The concepts of domicile and habitual residence are of fundamental importance to many areas of the law and should never be confused. The distinction between them was made plain by a case in which a British couple were required to proceed with their divorce in the United Arab Emirates (UAE).
The husband was born and brought up in this country and the wife, who was born in South Africa, became a British citizen after settling here in her 20s. They moved to the UAE in 2008 so that the husband could take up a well-paid position there and had remained living there ever since. Following the breakdown of the marriage, the wife petitioned for divorce in England. For his part, the husband argued that the proceedings should take place in the UAE, where he issued parallel divorce proceedings.
Ruling on the matter, the High Court found that, notwithstanding their long absence abroad, both husband and wife remained domiciled in this country when the wife lodged her petition. Her mindset at the time was that she had not made a permanent home in the UAE and that she intended to return to the UK in due course. The husband had not evinced an intention to abandon his domicile of origin, England, and take up a domicile of choice in the UAE.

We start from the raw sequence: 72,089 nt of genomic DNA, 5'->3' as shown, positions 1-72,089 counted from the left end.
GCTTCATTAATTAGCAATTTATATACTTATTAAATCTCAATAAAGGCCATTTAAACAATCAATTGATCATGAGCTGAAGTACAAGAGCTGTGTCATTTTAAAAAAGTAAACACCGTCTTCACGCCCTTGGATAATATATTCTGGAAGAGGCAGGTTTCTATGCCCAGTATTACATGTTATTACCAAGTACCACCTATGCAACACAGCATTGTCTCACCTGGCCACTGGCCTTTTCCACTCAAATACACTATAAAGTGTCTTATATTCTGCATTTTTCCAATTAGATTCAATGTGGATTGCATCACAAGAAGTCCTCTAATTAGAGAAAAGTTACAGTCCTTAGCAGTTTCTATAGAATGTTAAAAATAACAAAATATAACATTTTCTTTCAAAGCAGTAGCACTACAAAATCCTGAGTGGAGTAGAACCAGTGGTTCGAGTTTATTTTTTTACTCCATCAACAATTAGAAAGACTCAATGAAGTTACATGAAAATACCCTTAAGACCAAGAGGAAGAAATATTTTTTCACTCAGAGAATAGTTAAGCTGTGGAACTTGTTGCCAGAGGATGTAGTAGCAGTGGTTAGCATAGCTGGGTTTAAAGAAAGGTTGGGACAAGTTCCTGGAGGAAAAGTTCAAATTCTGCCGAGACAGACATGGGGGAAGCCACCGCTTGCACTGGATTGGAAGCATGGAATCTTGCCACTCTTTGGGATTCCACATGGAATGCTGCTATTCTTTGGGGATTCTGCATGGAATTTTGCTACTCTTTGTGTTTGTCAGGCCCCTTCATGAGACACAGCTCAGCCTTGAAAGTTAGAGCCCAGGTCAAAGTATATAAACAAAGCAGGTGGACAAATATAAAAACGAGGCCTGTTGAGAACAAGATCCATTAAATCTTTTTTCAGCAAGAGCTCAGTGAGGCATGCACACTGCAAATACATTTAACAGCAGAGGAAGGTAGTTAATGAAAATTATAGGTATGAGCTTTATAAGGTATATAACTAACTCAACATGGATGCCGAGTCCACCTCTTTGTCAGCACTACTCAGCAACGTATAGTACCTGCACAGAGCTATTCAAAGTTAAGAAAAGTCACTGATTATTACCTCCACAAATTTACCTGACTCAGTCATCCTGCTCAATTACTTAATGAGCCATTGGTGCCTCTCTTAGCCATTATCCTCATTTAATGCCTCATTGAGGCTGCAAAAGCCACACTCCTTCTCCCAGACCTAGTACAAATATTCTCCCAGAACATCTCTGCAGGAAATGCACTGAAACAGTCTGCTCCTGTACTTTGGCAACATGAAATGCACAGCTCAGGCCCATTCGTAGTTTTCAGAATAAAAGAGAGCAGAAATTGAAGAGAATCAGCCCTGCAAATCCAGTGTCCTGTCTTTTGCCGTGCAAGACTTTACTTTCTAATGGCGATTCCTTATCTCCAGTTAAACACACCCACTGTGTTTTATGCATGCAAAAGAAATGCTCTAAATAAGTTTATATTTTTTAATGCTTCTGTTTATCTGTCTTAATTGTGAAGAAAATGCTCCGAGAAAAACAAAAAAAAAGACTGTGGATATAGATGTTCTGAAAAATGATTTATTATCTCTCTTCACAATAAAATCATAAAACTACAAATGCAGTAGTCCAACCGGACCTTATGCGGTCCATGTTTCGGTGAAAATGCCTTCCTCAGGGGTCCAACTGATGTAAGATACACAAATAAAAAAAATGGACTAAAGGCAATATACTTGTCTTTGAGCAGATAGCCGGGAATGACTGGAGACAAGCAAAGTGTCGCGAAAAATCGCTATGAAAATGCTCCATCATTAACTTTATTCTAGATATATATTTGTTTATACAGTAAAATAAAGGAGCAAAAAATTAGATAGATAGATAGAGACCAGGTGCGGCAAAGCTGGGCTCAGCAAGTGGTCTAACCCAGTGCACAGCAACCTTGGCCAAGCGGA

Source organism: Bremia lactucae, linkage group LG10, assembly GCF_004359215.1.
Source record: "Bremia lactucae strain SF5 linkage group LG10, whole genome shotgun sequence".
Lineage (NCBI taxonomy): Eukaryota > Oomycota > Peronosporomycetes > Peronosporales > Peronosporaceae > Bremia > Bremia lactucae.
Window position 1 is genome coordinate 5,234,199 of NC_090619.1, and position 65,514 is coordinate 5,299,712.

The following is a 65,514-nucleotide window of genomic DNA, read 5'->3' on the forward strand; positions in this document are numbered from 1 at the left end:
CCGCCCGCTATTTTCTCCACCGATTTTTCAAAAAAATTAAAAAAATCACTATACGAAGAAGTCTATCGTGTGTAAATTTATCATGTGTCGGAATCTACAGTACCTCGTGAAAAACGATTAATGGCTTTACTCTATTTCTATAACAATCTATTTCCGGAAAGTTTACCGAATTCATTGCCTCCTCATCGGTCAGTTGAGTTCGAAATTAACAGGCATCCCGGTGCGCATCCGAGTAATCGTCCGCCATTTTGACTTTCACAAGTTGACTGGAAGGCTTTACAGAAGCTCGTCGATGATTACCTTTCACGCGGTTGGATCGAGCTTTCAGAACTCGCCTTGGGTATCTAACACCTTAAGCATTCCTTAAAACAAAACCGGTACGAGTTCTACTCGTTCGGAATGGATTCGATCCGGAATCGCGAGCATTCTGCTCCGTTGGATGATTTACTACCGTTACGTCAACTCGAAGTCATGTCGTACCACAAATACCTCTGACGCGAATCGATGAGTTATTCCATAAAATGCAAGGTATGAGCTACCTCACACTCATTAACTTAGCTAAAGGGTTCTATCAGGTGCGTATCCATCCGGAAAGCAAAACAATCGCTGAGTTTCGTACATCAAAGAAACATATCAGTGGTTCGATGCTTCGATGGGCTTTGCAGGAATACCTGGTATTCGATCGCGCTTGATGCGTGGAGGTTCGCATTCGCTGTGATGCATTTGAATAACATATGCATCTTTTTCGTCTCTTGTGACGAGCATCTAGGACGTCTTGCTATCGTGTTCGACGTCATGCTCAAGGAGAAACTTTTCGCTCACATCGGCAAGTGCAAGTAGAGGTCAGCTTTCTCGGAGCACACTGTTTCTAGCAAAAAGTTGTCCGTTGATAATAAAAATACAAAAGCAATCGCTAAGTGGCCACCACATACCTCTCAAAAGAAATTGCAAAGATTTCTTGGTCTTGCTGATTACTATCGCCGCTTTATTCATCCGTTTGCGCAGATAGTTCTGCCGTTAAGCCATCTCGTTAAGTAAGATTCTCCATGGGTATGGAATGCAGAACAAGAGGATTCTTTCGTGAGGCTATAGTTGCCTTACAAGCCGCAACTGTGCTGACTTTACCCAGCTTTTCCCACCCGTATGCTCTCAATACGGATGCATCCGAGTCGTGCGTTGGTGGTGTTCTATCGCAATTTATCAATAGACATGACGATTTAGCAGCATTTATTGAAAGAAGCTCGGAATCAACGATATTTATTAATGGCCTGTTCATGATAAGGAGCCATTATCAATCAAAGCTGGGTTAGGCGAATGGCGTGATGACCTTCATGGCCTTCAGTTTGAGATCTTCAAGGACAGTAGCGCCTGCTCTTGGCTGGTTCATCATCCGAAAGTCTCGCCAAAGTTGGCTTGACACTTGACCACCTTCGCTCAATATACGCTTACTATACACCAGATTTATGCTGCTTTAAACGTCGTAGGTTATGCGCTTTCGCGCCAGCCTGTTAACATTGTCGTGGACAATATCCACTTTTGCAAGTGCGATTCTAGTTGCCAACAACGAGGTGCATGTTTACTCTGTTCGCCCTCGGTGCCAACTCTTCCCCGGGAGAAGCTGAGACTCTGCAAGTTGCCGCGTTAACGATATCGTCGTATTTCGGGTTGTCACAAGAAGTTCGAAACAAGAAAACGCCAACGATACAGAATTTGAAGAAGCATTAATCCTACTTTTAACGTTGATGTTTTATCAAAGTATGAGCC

It was, however, common ground that they were habitually resident in the UAE. If their children completed their secondary education in the UAE, as intended, the couple would have been living there for 20 years. That and other factors persuaded the Court that the UAE was the appropriate forum in which the divorce proceedings should be heard. The English proceedings were therefore stayed.
The wife had expressed concerns as to her prospects of receiving satisfactory justice in the UAE. The Court, however, was unpersuaded that she would be disadvantaged by having her case heard by a recently established, non-religious family court in Abu Dhabi. If she were dissatisfied with the outcome of the UAE proceedings, it would be open to her to seek further financial relief in England under the provisions of the Matrimonial and Family Proceedings Act 1984.